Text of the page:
Loading presentation...

Present Remotely

Send the link below via email or IM


Present to your audience

Start remote presentation

  • Invited audience members will follow you as you navigate and present
  • People invited to a presentation do not need a Prezi account
  • This link expires 10 minutes after you close the presentation
  • A maximum of 30 users can follow your presentation
  • Learn more about this feature in our knowledge base article

Do you really want to delete this prezi?

Neither you, nor the coeditors you shared it with will be able to recover it again.


Latin American Independence and Postcolonial Latin America

No description

Joshua Hunnewell

on 25 January 2018

Comments (0)

Please log in to add your comment.

Report abuse

Transcript of Latin American Independence and Postcolonial Latin America

Latin American Independence and Postcolonial Latin America

Spain had firm control over much of Latin America from the 1500s through 1800s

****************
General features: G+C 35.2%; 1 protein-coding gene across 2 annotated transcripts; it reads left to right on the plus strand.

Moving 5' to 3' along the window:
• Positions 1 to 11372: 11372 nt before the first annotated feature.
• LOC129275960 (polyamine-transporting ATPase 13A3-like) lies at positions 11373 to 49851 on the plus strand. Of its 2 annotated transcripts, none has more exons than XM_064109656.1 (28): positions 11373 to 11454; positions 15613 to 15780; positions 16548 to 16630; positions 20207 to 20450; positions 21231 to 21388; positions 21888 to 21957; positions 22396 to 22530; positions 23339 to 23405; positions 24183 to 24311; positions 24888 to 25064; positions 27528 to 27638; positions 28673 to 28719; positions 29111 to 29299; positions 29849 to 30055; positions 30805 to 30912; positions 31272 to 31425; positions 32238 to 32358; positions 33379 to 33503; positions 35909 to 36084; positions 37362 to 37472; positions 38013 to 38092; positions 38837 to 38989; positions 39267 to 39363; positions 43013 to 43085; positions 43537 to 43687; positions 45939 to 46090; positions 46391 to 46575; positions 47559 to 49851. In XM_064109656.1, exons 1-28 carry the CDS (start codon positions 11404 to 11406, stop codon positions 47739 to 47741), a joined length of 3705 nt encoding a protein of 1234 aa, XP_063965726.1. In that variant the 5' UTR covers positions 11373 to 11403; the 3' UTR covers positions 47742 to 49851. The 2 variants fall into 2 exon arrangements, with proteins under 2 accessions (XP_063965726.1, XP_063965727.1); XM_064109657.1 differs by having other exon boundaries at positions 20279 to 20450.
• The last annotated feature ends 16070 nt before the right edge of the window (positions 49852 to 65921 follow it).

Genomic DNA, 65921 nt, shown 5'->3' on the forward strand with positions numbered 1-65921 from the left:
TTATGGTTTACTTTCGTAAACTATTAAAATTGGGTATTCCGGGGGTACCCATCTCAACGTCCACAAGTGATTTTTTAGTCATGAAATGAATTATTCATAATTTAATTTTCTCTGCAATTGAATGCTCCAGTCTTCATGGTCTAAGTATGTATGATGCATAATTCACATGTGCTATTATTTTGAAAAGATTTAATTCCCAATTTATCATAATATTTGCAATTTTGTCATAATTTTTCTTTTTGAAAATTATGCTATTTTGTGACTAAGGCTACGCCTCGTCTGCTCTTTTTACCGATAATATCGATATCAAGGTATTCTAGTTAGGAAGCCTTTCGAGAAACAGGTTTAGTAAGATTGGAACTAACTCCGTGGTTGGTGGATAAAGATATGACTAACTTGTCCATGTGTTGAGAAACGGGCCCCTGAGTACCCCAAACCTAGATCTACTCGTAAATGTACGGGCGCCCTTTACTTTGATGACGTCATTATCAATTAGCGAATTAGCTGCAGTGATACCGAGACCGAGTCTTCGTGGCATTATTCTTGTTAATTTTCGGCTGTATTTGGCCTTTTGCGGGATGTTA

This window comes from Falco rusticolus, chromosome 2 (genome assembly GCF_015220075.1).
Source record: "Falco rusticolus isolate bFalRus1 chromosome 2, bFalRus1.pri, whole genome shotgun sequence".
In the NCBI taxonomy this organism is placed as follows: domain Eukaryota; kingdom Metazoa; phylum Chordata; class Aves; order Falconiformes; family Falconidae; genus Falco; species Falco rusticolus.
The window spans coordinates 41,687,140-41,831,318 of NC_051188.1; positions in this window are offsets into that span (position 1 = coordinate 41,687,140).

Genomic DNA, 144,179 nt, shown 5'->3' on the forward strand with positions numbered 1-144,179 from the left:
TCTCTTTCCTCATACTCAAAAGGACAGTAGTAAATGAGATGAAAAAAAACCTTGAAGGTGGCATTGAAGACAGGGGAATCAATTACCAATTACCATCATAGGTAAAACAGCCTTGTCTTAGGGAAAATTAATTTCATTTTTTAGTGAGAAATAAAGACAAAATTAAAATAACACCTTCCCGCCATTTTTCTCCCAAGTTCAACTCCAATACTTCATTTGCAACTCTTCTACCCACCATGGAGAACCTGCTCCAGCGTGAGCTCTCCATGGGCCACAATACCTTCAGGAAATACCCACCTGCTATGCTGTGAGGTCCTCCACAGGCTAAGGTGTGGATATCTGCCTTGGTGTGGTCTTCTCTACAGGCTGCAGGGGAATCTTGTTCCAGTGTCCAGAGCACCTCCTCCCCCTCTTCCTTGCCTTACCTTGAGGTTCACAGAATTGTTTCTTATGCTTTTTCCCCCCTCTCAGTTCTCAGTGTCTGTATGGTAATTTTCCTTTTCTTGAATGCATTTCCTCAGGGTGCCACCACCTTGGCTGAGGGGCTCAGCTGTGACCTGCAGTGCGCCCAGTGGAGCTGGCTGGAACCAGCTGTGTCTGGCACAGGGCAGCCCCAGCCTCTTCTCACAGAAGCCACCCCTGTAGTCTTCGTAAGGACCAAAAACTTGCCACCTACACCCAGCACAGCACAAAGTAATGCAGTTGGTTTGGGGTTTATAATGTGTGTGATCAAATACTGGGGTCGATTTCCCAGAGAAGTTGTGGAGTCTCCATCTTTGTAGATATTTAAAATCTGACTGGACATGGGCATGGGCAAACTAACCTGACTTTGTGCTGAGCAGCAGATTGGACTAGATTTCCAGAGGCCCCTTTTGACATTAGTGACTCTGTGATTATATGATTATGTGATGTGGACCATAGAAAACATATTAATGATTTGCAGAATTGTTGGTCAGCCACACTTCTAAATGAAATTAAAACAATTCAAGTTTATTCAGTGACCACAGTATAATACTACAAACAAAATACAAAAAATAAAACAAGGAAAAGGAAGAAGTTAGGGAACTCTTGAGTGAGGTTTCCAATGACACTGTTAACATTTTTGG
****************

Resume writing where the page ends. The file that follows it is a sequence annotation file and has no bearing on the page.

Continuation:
Caste system
Unfair taxes
No free trade
What can bring the people together?
Brazilian Independence
1807 - The Portuguese royal family fleas Portugal as Napoleon invades the Iberian Peninsula; Prince João establishes court in Rio de Janeiro
1817 - liberal uprising in Pernambuco
1820 - Portuguese Assembly meets (regarding João's 1815 declaration)
1821 - João returns to Portugal
Liberal juntas begin to meet and send their own representatives to Lisbon
By 1822, Brazilian elite had formed Brazilian Party
1822 - Prince Pedro declares Brazil an independent constitutional monarchy and is crowned Pedro I, Emperor of Brazil

"La Pola"
Policarpa Salavarieta
The most famous Latina spy goes under the name of "La Pola". She would use her identity as a seamstress to gain entry into the homes of Creoles. La Pola was caught in 1817, and sentenced to a harsh death. Her face was used as a martyr to the Latin American Revolution and remains a heroine.
Mexican Independence
Punishing women for disloyalty was not uncommon, but this did not stop the women from disobeying those above them
Causes for Revolution
Spanish Latin America
Bourbon Reforms
Instability in Spain (incompetent king, court)
Bankruptcy = higher taxes, sale of high offices
French Revolution (1789-99)
Napoleonic Wars (1799-1815)
Women After the Revolution